What does it say?
Nehemiah’s brother has just returned from Jerusalem and reports that the city walls still lie in ruins (Neh 1). The news devastates Nehemiah and he immediately intercedes for his people. An ancient maxim says that a city without walls is no city at all – defenseless. Nehemiah is a very high official (cup-bearer) in the Persian king’s court. For a cupbearer to be sad in the king’s presence could be punished by death, but four months later (Neh 2) Nehemiah risks his life by sharing his heart with the king, asking for a leave of absence to assess the situation in Jerusalem. His request granted, Nehemiah leads a third wave of returning exiles. Upon arrival he secretly inspects the walls and then announces his rebuilding plan. Immediately he gains three enemies, Sanballat, Tobiah and Geshem, determined to stop his plan.
Chapter 3 describes the division of the work among the many willing inhabitants of Jerusalem, each group taking sections of the wall between the city’s gates. No divine work goes unopposed, and the three enemies previously introduced continue with ridicule, intimidation and threats of terrorism (Neh 4). Not only does Nehemiah face an external enemy, he must deal with enemies within (Neh 5). The city’s rich were getting richer at the expense of the poor, some even selling themselves into slavery. Nehemiah takes firm action to correct this injustice.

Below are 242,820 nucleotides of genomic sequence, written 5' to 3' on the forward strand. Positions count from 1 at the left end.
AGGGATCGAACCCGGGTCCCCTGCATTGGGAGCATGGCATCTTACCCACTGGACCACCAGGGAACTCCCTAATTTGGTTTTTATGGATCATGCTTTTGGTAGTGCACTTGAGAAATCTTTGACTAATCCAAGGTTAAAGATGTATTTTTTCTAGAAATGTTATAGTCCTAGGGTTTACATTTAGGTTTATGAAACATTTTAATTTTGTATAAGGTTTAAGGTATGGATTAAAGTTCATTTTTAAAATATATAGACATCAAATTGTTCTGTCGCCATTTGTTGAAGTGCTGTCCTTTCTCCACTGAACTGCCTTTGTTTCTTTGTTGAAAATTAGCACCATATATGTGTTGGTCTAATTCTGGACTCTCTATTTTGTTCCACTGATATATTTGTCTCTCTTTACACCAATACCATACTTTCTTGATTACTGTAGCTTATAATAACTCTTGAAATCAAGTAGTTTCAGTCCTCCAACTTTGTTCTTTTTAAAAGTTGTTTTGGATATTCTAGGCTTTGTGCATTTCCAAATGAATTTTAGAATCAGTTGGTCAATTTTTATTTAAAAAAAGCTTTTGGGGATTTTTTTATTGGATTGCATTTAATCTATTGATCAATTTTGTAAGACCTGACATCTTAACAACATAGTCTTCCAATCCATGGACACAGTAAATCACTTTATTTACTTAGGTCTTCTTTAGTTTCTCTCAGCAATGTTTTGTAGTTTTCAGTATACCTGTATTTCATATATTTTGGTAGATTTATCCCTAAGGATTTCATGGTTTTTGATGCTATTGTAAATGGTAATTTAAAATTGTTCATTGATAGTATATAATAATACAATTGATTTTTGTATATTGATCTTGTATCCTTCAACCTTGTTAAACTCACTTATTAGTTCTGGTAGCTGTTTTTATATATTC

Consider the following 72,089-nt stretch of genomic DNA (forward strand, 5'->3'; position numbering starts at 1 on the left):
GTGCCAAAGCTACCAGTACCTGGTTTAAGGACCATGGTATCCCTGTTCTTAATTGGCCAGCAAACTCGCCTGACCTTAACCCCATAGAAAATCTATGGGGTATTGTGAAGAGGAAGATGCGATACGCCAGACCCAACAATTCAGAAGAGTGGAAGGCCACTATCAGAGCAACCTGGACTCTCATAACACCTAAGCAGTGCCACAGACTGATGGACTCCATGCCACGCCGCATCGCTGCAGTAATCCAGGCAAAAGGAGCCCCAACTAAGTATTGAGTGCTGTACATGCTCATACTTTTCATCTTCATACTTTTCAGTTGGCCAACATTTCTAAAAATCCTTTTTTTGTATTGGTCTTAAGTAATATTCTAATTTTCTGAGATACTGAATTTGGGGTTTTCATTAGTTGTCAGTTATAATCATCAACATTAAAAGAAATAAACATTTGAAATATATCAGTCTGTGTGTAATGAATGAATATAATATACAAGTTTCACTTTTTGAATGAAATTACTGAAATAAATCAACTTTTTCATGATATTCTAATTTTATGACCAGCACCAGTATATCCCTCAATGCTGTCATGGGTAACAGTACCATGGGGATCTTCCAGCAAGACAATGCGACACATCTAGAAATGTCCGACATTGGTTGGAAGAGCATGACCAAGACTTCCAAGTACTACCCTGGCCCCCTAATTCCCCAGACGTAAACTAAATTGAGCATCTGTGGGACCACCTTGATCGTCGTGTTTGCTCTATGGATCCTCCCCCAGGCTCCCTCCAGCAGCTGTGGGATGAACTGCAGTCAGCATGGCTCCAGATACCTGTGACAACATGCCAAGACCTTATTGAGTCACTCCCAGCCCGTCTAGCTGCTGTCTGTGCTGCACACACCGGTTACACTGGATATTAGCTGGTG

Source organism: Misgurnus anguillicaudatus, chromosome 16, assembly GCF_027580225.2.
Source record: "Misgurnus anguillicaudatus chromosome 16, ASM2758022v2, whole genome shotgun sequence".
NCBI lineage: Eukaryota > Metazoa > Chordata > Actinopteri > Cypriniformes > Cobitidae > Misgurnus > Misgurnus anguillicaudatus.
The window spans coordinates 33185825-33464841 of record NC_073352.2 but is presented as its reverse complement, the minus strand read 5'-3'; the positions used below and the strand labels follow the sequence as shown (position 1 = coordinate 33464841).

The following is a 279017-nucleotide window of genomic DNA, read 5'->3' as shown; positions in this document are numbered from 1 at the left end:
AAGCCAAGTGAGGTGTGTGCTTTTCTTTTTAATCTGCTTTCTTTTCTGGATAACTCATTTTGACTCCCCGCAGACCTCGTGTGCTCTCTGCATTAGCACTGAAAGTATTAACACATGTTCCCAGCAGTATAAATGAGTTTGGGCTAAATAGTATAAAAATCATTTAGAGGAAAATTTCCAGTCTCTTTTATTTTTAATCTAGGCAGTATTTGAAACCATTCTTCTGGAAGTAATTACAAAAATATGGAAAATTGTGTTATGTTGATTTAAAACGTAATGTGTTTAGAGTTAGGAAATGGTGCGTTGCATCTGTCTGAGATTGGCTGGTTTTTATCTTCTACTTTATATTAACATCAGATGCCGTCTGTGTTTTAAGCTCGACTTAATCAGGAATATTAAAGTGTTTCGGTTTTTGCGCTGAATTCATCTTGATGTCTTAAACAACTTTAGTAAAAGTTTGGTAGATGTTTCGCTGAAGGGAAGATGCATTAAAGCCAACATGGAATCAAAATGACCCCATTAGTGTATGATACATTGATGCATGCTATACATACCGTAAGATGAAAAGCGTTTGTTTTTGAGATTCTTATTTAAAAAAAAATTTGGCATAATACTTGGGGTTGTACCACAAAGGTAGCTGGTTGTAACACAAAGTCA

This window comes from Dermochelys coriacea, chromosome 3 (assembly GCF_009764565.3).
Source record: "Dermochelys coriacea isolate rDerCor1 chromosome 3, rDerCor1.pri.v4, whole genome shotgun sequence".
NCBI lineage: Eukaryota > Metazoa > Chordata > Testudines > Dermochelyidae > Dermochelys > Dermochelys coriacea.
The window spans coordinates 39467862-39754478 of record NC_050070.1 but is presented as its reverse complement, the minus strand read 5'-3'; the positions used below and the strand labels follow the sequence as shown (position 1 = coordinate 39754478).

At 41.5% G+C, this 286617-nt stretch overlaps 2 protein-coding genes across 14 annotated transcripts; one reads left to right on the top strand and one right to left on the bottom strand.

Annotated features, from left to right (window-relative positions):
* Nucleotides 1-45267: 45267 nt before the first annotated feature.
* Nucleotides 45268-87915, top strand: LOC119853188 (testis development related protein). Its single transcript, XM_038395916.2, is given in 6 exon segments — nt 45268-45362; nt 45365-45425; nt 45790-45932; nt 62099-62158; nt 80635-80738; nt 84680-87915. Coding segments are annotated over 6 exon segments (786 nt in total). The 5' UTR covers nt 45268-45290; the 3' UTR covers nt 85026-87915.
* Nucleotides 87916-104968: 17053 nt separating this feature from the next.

What does it mean?
Zerubbabel and Ezra focus on rebuilding the temple and the people; Nehemiah gives himself to rebuild the city walls. Both aspects are essential to God’s mission that his people in Jerusalem worship him and shine his light on the peoples of the world. Nehemiah’s story has many practical lessons. Courage, leadership, discipline, wisdom, prayer, dealing with opposition and civil injustice are just a few topics to be explored by those looking beyond the history itself.
Modern readers struggle to understand the ancient significance of walls, but Proverbs 25:28 gives us insight, telling us that a broken down city with no walls is like an individual that has no control over his or her own spirit. Henry Cloud and John Townsend have written a series of books on the need to set boundaries in our lives. Without boundaries, without control over our own spirits, we are at the mercy of every wind that blows and every enemy that would destroy us.
How will I respond?
Do I have good boundaries in my life, or does life toss me around uncontrollably? What step(s) will I take today to begin to address this? Then, what is the most important lesson that I have learned in today’s reading?